Communication-Part 2 How Do We Help?

May 10, 2012

Stuart picks his son John up from college. As they are walking to the car, Stuart asks his son about his day and if he is prepared for tomorrow’s history exam. John tells his father that he studied. Stuart, cautiously optimistic says “Great Buddy! How about I quiz you after dinner?” John stops in the middle of the parking lot and forcefully says “I told you I studied!” Stuart firmly replies, “Son, this is not the place. We will study after dinner.” John, clearly upset, yells “I told you I studied!” as he strides past his father to the car.

John and Stuart shared an interaction but failed to communicate. From our professional perspectives, intentions derail for different reasons. As we said in our last post, each professional takes in the situation they see and you describe; absorbs it; and then formulates it into a working hypothesis.  The working hypothesis directs how each one repairs communication breakdowns.  Here is a snapshot  into how the See-Absorb-Formulate process goes:

Speech Language :  Stuart communicates effectively using both verbal and non-verbal language. John relies on spoken language and is challenged by the unspoken. John understood  his dad’s question “Did you study?’ and answered it. Stuart knew by John’s answer that his son only understood and responded to whether or not  he studied for tomorrow’s exam.  John answered his father and was unclear why Stuart continued talking about it.

Reason for Speech Language Interventions:  Considering John’s diagnosis of Asperger’s Syndrome,  it is likely that his language and thinking skills do not reflect his intellectual capability.  Therefore, further exploration is needed to know what John’s concept of “to study” is and what he did to study for the test.  Therapeutic intervention builds John’s ability to use language in academic and social settings.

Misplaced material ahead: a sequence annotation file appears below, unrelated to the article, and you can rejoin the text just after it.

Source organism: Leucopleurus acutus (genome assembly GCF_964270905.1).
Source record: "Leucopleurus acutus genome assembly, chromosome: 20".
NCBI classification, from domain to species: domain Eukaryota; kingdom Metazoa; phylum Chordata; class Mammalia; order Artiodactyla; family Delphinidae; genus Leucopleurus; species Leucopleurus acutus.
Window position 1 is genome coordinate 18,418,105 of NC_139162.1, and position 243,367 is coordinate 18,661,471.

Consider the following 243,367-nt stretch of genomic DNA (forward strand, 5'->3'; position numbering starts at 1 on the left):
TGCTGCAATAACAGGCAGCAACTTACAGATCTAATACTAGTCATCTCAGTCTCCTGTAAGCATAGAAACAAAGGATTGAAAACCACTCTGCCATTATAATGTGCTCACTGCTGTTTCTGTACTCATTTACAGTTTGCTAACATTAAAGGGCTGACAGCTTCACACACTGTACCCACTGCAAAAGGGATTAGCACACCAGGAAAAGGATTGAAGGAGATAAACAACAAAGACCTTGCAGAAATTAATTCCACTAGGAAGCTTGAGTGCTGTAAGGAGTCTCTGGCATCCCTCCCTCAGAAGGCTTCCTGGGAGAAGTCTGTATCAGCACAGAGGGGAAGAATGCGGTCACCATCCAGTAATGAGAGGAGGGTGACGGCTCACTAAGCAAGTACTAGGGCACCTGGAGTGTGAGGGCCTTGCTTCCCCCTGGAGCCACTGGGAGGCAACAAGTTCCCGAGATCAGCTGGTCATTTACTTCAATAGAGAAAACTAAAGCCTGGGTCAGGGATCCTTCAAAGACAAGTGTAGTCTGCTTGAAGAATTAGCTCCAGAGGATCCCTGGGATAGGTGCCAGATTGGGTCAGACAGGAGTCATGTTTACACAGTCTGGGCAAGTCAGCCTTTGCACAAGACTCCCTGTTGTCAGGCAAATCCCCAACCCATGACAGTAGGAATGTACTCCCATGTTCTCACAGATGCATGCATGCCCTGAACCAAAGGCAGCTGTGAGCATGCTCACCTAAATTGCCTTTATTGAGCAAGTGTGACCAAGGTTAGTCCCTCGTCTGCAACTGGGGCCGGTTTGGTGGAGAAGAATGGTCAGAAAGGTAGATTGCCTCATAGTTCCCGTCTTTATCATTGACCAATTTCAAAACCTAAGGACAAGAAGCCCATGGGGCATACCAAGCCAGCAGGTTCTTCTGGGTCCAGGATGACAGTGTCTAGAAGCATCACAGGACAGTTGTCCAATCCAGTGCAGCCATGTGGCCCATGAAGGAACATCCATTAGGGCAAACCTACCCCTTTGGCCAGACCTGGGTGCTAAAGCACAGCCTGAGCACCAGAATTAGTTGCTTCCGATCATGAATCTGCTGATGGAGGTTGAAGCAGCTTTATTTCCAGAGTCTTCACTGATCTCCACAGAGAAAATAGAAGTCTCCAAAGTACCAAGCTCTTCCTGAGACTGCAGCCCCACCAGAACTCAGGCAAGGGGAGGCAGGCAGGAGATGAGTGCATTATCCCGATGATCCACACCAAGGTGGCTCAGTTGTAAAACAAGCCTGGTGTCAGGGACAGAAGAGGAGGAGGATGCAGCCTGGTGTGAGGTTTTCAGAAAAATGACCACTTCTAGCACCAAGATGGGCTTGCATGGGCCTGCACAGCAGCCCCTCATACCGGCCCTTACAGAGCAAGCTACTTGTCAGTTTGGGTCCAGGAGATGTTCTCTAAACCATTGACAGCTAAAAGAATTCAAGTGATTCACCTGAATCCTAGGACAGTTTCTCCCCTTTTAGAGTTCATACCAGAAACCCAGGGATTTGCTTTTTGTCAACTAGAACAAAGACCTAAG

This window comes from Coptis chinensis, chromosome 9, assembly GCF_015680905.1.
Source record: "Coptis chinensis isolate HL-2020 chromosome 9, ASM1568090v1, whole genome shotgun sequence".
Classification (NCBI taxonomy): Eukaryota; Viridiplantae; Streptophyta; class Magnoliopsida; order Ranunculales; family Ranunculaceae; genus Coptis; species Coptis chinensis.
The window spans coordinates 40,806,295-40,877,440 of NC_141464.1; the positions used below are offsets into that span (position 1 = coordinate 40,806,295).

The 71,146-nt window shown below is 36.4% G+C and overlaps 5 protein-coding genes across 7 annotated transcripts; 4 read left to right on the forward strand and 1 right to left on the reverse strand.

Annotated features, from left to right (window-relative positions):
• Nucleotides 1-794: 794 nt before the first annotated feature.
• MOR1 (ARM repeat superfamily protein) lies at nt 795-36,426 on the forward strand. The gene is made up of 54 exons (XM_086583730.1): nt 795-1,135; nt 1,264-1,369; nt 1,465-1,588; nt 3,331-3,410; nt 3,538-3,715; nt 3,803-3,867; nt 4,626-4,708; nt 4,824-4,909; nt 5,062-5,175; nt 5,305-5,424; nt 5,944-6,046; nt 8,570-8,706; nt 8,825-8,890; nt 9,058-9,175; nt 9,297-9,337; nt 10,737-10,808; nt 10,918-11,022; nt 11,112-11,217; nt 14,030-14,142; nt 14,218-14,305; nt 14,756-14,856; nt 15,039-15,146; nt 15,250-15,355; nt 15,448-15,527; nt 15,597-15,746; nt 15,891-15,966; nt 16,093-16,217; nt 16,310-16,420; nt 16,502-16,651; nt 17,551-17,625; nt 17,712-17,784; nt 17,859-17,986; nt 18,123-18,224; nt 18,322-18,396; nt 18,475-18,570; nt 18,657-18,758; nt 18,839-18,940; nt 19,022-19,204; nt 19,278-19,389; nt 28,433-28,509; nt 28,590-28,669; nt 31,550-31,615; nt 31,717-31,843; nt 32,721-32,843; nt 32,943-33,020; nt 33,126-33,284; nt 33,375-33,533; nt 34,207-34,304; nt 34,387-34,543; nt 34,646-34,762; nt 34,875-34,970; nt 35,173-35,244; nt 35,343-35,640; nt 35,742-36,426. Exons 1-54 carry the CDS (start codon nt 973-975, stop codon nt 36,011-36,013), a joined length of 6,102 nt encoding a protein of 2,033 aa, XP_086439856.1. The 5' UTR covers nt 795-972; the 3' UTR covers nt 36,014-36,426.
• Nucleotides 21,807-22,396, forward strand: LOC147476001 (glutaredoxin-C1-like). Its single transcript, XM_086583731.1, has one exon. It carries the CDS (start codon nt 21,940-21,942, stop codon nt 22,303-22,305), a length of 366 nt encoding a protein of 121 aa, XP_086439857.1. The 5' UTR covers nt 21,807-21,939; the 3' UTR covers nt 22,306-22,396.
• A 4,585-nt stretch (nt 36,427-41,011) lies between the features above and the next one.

Mental Health : Stuart asked a question as John’s father.  Stuart’s  behavior suggested John’s answer was insufficient so he asked a follow-up question.  John’s behavior indicated he was not going to answer the same question again.

Reason for Mental Health Interventions:   College is a time of transition for both father and son.  The communication breakdown reflects how  their relationship would benefit from another way to connect.   The task for a 20-year-old is to practice becoming independent and intra-dependent .  The task for a parent of a 20-year-old is becoming a consultant to support their child’s transition to adulthood.  A Special Needs diagnosis adds layers of complexities to the tasks.  Therapeutic intervention facilitates John and Stuart’s understanding of each other which in turn builds communication and strengthens their relationship. 

Considering John’s age, diagnosis, social/emotional and academic history, it is important to learn more about his problem solving skills and how he interprets and responds to social/emotional cues.  Equally important to explore is Stuart and his role as John’s father. What are Stuart’s  wishes, hopes and dreams for John? What informs his parenting and parenting style? What about Stuart’s mother? How does she impact this story? How does Asperger’s Syndrome live with each one individually and as a family?

Therapeutic intervention is more than talking with an understanding friend or getting extra help.   Clinical knowledge and experience goes beyond bridging strengths to build skills with a trained and profound understanding of the all the puzzle pieces that are known and unknown.

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